Organizers of the so-called freedom convoy occupying downtown Ottawa issued a statement this week taking aim at journalists.
It included the usual complaints about how the media is biased and won’t tell “the truth” about vaccines or about the corruptness of our national leaders. It warned that reporters should expect to be charged with crimes against humanity.
“Media you should be scared for You know your days are numbered,” the group Canada Unity said. “Jail Cells are waiting for each of you!!!”
Once upon a time, a note such as this might have been greeted in the news business with some eye-rolls and a snicker or two. Not any more. The working environment for journalists in Canada (and around the world) is no laughing matter. In fact, it’s become downright scary for many in the field.
Last week, a CTV Edmonton staff member posted a photo on Twitter of someone removing the company’s branding from one of its news vehicles. Reporter Jeremy Thompson explained the action was being taken because it’s “just not safe right now.”
Let that sink in for a moment.
A news organization in this country has deemed it no longer safe to send its reporters and camera operators out in a car that identifies it as a television outlet – such is the level of vitriol and potential danger journalists in Canada now face on a daily basis.
The mistreatment, harassment and threats against journalists in this country – particularly online – has exploded in the past few years, and certainly during the pandemic. I am an opinion columnist and so should likely expect some strongly worded reactions to my work.
Still, it’s never a great feeling to read messages calling you a “psychopath,” a “maggot” or a “lying piece of” you-know-what, or to receive an e-mail stating: “I hope you die soon you vile, disgusting human being. Enjoy hell.” Nor is it ever much fun to be contacted by police about a threat to your life, as I was recently.
As bad as that may seem, my female colleagues and journalists of colour have it far worse. The level of misogyny and bigotry they face is not just depressing, it is something that should deeply worry us all.
The threat of violence journalists in Canada are subjected to now, in my four decades in the industry at least, is unprecedented.
To cover the Ottawa protests, some news organizations hired security guards to accompany their people into the main encampment (where there are signs that read “The media is the virus”). Remember, this isn’t a foreign war zone. This is a protest site in our national capital. And before anyone is tempted to suggest that the danger that these situations pose is being overblown, please consider the fact that on Monday the RCMP arrested 13 people at the site of the truck blockade at Coutts, Alta., and confiscated long guns, handguns, body armour, a machete and loads of ammunition.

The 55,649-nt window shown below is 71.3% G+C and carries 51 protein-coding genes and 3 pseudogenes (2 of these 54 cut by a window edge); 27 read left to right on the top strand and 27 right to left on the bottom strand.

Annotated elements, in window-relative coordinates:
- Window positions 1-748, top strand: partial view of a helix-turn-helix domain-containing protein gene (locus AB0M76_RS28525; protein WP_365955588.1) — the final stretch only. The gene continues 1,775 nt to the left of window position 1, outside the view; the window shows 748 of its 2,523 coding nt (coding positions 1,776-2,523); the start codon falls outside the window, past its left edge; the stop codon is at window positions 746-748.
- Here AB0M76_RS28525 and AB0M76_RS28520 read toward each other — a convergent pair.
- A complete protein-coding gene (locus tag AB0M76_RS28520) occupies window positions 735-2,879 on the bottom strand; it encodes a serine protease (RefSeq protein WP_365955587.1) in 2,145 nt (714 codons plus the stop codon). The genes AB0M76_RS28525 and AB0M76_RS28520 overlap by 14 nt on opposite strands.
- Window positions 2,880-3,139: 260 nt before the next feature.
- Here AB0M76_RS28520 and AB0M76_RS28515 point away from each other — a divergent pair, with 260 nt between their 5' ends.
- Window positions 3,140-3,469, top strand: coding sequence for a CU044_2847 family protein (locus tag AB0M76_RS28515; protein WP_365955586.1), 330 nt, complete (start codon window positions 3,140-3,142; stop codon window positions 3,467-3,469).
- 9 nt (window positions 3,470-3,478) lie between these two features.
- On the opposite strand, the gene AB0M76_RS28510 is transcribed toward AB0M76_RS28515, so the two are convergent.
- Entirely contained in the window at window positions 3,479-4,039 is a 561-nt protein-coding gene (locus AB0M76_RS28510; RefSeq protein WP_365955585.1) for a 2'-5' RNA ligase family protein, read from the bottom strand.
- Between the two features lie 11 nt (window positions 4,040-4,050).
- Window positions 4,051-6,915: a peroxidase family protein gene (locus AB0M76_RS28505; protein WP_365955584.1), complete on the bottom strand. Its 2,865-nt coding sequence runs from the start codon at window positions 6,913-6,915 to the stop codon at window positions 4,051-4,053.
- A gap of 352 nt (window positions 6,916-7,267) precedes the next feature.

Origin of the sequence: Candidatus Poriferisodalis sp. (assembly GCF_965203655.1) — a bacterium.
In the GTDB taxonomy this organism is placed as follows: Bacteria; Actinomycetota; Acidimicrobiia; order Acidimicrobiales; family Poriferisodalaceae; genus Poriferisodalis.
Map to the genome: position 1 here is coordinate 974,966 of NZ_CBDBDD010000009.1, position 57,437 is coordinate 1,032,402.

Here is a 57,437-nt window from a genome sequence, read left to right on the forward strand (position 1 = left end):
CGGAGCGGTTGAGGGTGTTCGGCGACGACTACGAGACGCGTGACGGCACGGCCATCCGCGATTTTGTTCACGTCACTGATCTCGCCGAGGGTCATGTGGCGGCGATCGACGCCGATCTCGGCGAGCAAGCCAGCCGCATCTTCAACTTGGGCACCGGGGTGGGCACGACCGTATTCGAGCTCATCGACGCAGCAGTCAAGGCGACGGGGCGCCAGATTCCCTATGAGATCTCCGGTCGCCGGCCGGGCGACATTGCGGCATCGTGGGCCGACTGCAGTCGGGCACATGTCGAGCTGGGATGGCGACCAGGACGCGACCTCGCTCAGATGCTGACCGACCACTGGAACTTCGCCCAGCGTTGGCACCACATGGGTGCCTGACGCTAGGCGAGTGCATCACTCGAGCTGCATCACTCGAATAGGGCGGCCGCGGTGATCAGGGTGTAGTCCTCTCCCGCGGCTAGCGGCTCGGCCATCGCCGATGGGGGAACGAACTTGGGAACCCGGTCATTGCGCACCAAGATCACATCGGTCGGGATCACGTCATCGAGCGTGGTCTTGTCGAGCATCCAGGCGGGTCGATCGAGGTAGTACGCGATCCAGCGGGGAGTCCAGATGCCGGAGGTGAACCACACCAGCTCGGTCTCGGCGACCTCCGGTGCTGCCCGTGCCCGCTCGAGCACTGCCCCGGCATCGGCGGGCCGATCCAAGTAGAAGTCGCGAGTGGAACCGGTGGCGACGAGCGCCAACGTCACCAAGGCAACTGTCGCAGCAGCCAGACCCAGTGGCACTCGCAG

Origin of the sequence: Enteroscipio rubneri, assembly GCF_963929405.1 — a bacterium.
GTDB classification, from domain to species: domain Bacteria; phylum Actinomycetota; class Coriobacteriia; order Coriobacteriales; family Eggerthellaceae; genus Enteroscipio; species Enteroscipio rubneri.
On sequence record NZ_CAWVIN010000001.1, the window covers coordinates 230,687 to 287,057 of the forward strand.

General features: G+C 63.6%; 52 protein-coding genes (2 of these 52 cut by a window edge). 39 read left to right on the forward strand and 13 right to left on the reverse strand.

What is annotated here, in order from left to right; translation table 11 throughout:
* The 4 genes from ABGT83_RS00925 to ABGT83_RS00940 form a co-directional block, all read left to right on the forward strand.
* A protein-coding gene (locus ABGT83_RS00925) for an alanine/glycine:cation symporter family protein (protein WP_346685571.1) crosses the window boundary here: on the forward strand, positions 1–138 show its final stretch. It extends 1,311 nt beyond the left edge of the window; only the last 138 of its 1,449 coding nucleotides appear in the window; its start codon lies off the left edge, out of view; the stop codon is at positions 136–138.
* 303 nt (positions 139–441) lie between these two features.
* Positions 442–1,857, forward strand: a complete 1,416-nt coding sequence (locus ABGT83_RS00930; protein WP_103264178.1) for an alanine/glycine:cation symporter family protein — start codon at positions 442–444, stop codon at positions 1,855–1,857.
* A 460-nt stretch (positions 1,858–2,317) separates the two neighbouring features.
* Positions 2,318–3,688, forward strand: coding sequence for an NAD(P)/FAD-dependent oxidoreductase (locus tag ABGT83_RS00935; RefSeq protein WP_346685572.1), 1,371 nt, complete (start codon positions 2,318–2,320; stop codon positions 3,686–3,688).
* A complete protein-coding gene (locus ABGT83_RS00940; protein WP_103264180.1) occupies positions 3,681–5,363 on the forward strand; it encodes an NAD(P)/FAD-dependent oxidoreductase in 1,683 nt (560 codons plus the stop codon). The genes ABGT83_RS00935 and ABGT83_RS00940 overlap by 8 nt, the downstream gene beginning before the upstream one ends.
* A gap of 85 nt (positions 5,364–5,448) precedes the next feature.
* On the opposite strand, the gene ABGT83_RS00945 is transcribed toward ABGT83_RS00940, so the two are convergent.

In some ways, online abuse directed at reporters is more insidious and destructive. Its effect is to intimidate and dehumanize their targets. There have been many journalists who have had to seek professional help for mental-health issues, largely because of constant attacks from members of the public. A report this year by the Canadian Association of Journalists and the Canadian Journalism Foundation entitled Poisoned Well chronicled the chilling tide of online abuse reporters face and called on the government to do more about it.
There are dark forces around the world trying to undermine our democratic institutions for nefarious ends. In plain view, we witnessed a U.S. president attempt to erode public trust in the media without apologies. Donald Trump has emboldened others. Social media has made it easier to disseminate lies.
I don’t like writing about the media because it can come across as self-indulgent and self-pitying. But we have an emerging crisis with potentially serious, long-term consequences.
The 2021 Nobel Peace Prize was awarded to two journalists, one of whom was Maria Ressa of the Philippines. In her Nobel lecture, Ms. Ressa talked about the rise of authoritarianism around the world. She also warned that “what happens on social media doesn’t stay on social media.” Online violence becomes real-world violence. This country is no exception.
We are in a battle for the truth right now, amid an explosion of disinformation.
“Without facts, you can’t have truth,” Ms. Ressa said in her lecture. “And without truth, you can’t have trust.”
The role of an accountable, transparent media in a democratic society is critical – never more so than right now. And it’s worth protecting because we don’t want to begin to envision a Canada without a legitimate fourth estate.
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